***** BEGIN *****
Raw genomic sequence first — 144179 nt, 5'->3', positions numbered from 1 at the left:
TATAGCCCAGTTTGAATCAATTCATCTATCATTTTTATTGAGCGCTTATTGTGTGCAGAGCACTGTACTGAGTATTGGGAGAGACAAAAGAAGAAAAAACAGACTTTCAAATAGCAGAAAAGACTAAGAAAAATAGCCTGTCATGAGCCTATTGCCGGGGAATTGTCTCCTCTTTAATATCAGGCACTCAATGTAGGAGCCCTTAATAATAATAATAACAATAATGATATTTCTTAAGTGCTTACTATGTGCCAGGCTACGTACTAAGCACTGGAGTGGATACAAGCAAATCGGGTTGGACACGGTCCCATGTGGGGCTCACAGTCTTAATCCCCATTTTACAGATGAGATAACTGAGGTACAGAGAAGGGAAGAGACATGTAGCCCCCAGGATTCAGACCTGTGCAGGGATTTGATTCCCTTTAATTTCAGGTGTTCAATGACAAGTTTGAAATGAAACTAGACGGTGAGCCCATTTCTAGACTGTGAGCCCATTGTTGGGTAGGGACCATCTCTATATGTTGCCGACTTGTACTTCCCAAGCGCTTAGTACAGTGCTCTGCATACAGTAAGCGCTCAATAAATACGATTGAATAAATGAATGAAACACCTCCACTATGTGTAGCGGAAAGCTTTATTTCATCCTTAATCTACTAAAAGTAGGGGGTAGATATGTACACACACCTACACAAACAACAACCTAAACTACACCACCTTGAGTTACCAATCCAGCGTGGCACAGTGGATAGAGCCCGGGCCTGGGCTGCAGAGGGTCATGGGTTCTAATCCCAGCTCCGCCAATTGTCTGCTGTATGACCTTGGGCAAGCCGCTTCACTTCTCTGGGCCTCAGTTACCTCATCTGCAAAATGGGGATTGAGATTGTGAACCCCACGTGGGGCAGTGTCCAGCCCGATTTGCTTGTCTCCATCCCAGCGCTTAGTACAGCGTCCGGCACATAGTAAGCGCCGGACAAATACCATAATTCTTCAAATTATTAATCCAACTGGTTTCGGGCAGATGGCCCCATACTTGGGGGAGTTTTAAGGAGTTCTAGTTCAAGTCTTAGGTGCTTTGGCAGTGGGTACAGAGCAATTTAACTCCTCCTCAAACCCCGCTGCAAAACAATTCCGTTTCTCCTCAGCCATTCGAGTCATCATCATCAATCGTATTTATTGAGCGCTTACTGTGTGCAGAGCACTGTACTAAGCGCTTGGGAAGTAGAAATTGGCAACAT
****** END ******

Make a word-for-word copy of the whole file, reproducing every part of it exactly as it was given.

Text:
Raw genomic sequence first — 144179 nt, 5'->3', positions numbered from 1 at the left:
TATAGCCCAGTTTGAATCAATTCATCTATCATTTTTATTGAGCGCTTATTGTGTGCAGAGCACTGTACTGAGTATTGGGAGAGACAAAAGAAGAAAAAACAGACTTTCAAATAGCAGAAAAGACTAAGAAAAATAGCCTGTCATGAGCCTATTGCCGGGGAATTGTCTCCTCTTTAATATCAGGCACTCAATGTAGGAGCCCTTAATAATAATAATAACAATAATGATATTTCTTAAGTGCTTACTATGTGCCAGGCTACGTACTAAGCACTGGAGTGGATACAAGCAAATCGGGTTGGACACGGTCCCATGTGGGGCTCACAGTCTTAATCCCCATTTTACAGATGAGATAACTGAGGTACAGAGAAGGGAAGAGACATGTAGCCCCCAGGATTCAGACCTGTGCAGGGATTTGATTCCCTTTAATTTCAGGTGTTCAATGACAAGTTTGAAATGAAACTAGACGGTGAGCCCATTTCTAGACTGTGAGCCCATTGTTGGGTAGGGACCATCTCTATATGTTGCCGACTTGTACTTCCCAAGCGCTTAGTACAGTGCTCTGCATACAGTAAGCGCTCAATAAATACGATTGAATAAATGAATGAAACACCTCCACTATGTGTAGCGGAAAGCTTTATTTCATCCTTAATCTACTAAAAGTAGGGGGTAGATATGTACACACACCTACACAAACAACAACCTAAACTACACCACCTTGAGTTACCAATCCAGCGTGGCACAGTGGATAGAGCCCGGGCCTGGGCTGCAGAGGGTCATGGGTTCTAATCCCAGCTCCGCCAATTGTCTGCTGTATGACCTTGGGCAAGCCGCTTCACTTCTCTGGGCCTCAGTTACCTCATCTGCAAAATGGGGATTGAGATTGTGAACCCCACGTGGGGCAGTGTCCAGCCCGATTTGCTTGTCTCCATCCCAGCGCTTAGTACAGCGTCCGGCACATAGTAAGCGCCGGACAAATACCATAATTCTTCAAATTATTAATCCAACTGGTTTCGGGCAGATGGCCCCATACTTGGGGGAGTTTTAAGGAGTTCTAGTTCAAGTCTTAGGTGCTTTGGCAGTGGGTACAGAGCAATTTAACTCCTCCTCAAACCCCGCTGCAAAACAATTCCGTTTCTCCTCAGCCATTCGAGTCATCATCATCAATCGTATTTATTGAGCGCTTACTGTGTGCAGAGCACTGTACTAAGCGCTTGGGAAGTAGAAATTGGCAACAT